"Good Neighbor" is a weird, abrasive track, like I would expect from Dillinger. About the 1 minute mark they go into a really cool riffing section, which gets even cooler about 1:20, and it remains awesome until the end of the track.

Next up is "Gold Teeth on a Bum," which starts out in a style reminiscent of some of Nine Inch Nails' weirder moments, but quickly switches back to Dillinger. The track is mellower than their average, but manages to maintain the oddness of their style and doesn't become soft. It seems like they've learned to combine some of their more melodic moments with the heaviness they're used to, much like the bands of the Gothenburg scene did with death metal. The track fades out at the end.

"Crystal Morning" is some good old standard Dillinger fare, and really starts to get interesting about the 0:30 mark. At 0:40 they go into a breakdown, and follow up with a cool solo in the background. At 1:10 it goes into an even better breakdown. This is a really great track. At 1:30 it softens up a bit and then breaks down again at 1:45. This is what I love about these guys--once you catch the thread of what they're doing, they do something else, always keeping you on your toes.

Next up, "Endless Endings" seems like more standard Dillinger. It goes into a very strange section about 0:30. About 1:40 it goes into a very different kind of section, builds up to a conclusion, and at 2:10 it goes really aggressive.

"Widower" seems to be a piano-only, morose kind of song as it begins. About 1:40 it starts to get more interesting, with drums and guitars poking in with some strange stuff. At 2:20 the piano seems to take the background to a mostly drum-based passage, and the piano takes on a more unusual role. About the 4:00 minute mark it becomes much heavier and more guitar-based, and at 4:30 it goes into one of the most interesting sections on the album so far. It mellows out again about the 5 minute mark before they begin a heavy closing section about 6:05, and then end it abruptly. This song is incredible, and definitely worth a listen:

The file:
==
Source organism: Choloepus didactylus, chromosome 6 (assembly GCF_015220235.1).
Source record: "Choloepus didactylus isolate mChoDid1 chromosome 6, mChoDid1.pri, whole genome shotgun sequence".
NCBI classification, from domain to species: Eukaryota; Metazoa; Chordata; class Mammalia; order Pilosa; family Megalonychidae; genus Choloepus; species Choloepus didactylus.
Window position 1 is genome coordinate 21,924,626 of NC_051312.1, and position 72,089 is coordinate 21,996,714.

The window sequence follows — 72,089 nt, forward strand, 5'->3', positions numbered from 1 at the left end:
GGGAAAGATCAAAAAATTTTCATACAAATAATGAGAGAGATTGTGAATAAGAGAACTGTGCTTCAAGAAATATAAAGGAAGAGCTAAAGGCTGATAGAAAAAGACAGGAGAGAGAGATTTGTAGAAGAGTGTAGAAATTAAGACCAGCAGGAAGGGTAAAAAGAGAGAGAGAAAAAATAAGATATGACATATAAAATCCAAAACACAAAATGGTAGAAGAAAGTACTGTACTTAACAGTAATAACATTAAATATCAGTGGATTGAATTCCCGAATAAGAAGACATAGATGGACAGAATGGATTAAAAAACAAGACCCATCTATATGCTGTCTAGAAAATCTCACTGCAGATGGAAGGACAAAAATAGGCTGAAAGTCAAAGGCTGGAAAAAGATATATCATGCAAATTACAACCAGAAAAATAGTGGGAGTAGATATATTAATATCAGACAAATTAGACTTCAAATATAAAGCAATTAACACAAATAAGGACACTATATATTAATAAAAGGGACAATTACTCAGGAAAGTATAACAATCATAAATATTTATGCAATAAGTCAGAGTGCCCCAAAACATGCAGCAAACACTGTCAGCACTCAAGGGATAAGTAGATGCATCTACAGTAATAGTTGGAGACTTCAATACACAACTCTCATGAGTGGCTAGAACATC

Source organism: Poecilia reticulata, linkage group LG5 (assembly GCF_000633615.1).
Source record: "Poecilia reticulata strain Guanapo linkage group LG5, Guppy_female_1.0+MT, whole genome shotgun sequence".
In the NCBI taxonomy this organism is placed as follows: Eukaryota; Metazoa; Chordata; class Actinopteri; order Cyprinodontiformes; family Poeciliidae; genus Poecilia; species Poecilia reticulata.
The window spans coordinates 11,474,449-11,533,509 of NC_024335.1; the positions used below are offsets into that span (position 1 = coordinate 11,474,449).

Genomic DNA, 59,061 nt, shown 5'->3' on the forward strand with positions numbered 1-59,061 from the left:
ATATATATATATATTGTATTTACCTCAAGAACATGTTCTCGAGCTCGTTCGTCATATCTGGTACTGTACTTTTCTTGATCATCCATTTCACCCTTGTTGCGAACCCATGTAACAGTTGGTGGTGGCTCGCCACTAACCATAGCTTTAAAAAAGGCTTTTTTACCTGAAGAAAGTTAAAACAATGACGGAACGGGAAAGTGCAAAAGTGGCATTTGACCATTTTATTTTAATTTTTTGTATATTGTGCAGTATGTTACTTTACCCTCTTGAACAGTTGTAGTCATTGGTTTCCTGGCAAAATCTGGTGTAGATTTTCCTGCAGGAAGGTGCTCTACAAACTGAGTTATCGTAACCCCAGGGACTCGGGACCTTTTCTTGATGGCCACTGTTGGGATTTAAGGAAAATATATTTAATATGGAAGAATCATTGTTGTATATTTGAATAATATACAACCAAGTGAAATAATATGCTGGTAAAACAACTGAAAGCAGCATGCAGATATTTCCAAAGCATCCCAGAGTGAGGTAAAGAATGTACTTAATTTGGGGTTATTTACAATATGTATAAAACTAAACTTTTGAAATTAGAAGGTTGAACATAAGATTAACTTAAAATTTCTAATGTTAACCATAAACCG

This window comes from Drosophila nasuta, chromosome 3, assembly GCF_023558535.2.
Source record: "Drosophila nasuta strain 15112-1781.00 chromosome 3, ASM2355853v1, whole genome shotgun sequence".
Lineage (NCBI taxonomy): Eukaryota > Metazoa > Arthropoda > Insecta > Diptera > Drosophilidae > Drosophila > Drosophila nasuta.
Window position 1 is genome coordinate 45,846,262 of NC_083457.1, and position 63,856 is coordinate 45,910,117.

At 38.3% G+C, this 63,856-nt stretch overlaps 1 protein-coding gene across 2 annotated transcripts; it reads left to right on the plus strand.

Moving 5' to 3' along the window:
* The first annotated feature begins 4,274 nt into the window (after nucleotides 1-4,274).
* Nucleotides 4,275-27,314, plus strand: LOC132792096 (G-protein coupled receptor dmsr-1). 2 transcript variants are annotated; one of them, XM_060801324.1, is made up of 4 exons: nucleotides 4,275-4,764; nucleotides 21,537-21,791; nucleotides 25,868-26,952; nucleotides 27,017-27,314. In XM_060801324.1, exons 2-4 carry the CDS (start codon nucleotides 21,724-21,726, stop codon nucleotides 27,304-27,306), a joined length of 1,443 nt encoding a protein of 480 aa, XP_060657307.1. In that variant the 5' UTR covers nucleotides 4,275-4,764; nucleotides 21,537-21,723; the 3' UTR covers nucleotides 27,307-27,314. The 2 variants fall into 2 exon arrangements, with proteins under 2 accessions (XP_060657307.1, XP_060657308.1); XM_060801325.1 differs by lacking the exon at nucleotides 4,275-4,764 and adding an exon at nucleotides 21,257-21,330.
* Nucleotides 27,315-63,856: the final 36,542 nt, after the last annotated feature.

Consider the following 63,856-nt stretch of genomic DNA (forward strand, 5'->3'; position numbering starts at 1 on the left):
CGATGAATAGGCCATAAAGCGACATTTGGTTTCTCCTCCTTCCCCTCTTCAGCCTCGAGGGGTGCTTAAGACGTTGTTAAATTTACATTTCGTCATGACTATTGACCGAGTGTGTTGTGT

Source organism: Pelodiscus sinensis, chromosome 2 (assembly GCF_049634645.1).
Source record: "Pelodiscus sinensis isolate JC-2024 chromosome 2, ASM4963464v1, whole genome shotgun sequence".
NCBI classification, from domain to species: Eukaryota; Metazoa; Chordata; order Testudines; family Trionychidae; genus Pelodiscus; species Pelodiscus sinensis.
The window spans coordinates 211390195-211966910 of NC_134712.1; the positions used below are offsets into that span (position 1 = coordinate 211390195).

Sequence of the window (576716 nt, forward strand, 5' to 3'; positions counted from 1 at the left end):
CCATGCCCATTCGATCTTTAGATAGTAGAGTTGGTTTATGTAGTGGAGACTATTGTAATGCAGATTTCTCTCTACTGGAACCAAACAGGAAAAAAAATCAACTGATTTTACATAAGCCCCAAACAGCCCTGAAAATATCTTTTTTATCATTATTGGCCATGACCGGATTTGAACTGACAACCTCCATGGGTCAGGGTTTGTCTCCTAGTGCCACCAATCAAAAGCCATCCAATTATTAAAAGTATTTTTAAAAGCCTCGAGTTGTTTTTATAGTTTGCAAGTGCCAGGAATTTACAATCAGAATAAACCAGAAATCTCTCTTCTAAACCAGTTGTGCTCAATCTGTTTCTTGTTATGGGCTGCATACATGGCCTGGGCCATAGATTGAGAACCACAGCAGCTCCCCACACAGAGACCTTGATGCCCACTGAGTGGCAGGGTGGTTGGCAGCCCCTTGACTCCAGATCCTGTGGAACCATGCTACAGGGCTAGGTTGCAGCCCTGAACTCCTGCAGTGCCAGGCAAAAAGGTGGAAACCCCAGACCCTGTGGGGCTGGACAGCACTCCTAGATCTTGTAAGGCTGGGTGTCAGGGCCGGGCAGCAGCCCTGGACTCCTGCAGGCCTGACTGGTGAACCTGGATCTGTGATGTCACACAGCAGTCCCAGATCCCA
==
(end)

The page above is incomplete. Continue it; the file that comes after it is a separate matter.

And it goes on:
The following track is "Room Full of Eyes," a more usual (for Dillinger) kind of track. About the 0:50 mark they switch things up into a very cool interplay of guitar and drums. Man, this song is awesome, very weird--almost Psyopus weird. It goes quiet around 2:15 for a few seconds and then goes into another heavy section, but much less weird and more mid-tempo. It gets into a bass section about the 3 minute mark, and then the guitars come back in about 3:30.

"Chinese Whispers" starts out with some Pink Floyd-like weirdness, until about 0:25 where it gets into a hopping kind of beat. It starts breaking down about the 1 minute mark, and then goes into a section which blends the psychedelic weirdness with the mathcore stuff. Another breakdown comes about the 2 minute mark, and then goes into some really staccato stuff. About the 3 minute mark it goes into some quiet stuff, and then goes into a really great conclusion about the 3:15 mark, again really blending the melodic stuff with the mathcore in an innovative way. It seems they've shed the pop-punk that was present on Ire Works, but learned how to use it in their music instead of jumping back and forth between the mathcore and the pop-punk..